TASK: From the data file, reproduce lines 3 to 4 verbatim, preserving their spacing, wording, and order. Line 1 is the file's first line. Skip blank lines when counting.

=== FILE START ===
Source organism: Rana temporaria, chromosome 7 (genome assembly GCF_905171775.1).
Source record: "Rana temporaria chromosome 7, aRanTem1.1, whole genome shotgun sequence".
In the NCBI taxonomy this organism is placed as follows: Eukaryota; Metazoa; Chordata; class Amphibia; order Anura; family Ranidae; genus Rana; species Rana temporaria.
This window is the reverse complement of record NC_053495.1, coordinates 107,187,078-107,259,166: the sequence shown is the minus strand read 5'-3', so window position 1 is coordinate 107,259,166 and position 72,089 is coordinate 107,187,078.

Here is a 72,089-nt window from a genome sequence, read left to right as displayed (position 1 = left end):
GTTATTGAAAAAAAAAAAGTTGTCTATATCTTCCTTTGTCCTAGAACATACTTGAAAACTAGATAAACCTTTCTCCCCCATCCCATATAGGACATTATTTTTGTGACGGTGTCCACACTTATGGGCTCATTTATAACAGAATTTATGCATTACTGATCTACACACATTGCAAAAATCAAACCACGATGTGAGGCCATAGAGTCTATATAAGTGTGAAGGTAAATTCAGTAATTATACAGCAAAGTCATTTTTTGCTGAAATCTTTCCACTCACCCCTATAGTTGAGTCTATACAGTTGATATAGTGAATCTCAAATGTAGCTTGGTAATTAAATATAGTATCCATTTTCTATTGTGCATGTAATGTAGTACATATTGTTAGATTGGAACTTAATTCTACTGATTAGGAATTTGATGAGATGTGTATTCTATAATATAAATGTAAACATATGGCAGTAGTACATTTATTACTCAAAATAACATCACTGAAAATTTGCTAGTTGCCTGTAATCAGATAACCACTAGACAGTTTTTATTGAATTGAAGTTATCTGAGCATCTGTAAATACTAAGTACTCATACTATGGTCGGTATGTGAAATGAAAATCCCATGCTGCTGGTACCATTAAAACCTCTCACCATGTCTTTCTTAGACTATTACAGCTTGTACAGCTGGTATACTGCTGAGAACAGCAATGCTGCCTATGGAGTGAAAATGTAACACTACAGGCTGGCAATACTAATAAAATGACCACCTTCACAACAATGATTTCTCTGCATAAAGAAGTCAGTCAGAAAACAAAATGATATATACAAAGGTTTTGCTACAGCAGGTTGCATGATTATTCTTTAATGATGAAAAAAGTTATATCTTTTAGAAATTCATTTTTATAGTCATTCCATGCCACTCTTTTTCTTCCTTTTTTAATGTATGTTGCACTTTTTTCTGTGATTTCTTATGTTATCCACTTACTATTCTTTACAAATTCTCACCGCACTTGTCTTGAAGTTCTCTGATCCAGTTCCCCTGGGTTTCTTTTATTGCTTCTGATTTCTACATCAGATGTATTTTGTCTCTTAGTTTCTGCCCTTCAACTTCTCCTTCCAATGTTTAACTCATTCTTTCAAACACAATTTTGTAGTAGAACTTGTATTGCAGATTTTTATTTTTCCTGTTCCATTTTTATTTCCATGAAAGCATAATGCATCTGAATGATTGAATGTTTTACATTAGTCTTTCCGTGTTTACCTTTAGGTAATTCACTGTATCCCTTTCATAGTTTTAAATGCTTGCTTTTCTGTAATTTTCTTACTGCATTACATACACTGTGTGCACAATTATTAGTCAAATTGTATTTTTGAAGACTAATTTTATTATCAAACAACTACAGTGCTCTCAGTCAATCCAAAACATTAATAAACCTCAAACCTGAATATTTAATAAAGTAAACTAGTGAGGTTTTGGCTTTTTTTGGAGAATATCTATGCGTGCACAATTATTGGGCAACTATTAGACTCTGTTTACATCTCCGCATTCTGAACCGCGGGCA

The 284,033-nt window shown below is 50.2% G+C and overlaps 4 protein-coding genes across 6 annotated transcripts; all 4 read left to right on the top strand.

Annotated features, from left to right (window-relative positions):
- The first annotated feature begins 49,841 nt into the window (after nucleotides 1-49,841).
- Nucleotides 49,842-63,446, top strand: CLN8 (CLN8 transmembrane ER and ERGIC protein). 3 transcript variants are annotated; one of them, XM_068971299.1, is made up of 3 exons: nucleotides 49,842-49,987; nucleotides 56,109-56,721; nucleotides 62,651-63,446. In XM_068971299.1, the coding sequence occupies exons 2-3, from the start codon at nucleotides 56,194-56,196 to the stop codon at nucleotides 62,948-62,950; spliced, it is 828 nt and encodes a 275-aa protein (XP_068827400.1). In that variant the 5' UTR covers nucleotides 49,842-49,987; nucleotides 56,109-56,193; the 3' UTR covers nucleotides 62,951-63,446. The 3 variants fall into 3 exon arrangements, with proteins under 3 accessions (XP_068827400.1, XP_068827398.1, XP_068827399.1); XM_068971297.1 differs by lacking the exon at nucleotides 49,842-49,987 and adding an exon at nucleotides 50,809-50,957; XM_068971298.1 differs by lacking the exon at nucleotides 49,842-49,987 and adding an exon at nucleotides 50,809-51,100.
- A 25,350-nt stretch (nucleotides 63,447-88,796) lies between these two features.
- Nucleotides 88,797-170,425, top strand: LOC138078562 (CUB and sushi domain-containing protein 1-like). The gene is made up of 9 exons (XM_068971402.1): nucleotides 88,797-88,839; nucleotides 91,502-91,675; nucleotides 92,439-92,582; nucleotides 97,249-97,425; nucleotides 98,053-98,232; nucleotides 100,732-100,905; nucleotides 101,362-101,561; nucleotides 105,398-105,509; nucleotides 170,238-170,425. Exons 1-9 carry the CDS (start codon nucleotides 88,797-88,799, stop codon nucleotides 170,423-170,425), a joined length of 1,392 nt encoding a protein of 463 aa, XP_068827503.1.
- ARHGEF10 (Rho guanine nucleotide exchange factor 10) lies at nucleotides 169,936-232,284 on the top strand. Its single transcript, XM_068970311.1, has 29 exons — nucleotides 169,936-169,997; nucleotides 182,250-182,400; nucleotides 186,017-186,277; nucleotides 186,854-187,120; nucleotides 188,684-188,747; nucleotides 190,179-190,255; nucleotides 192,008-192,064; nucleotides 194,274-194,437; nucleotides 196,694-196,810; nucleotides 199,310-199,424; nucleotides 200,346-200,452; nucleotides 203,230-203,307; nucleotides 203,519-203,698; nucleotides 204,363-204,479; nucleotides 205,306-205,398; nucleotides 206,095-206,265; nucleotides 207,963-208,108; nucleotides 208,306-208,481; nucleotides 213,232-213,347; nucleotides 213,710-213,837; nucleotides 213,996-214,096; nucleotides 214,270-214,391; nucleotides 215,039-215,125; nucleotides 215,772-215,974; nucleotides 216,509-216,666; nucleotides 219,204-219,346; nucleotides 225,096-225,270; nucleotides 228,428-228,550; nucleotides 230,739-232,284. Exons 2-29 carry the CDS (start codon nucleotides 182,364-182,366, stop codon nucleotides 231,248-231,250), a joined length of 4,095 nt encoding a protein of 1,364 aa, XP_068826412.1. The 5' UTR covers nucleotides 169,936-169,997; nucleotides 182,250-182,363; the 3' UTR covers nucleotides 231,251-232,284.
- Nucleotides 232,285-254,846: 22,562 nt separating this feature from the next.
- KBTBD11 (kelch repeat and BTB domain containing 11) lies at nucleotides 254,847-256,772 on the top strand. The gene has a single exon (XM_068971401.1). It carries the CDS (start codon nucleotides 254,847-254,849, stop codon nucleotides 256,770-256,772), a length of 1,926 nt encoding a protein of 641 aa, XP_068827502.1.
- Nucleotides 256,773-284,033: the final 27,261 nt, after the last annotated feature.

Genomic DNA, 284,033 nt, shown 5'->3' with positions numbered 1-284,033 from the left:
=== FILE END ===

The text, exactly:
In the NCBI taxonomy this organism is placed as follows: Eukaryota; Metazoa; Chordata; class Amphibia; order Anura; family Ranidae; genus Rana; species Rana temporaria.
This window is the reverse complement of record NC_053495.1, coordinates 107,187,078-107,259,166: the sequence shown is the minus strand read 5'-3', so window position 1 is coordinate 107,259,166 and position 72,089 is coordinate 107,187,078.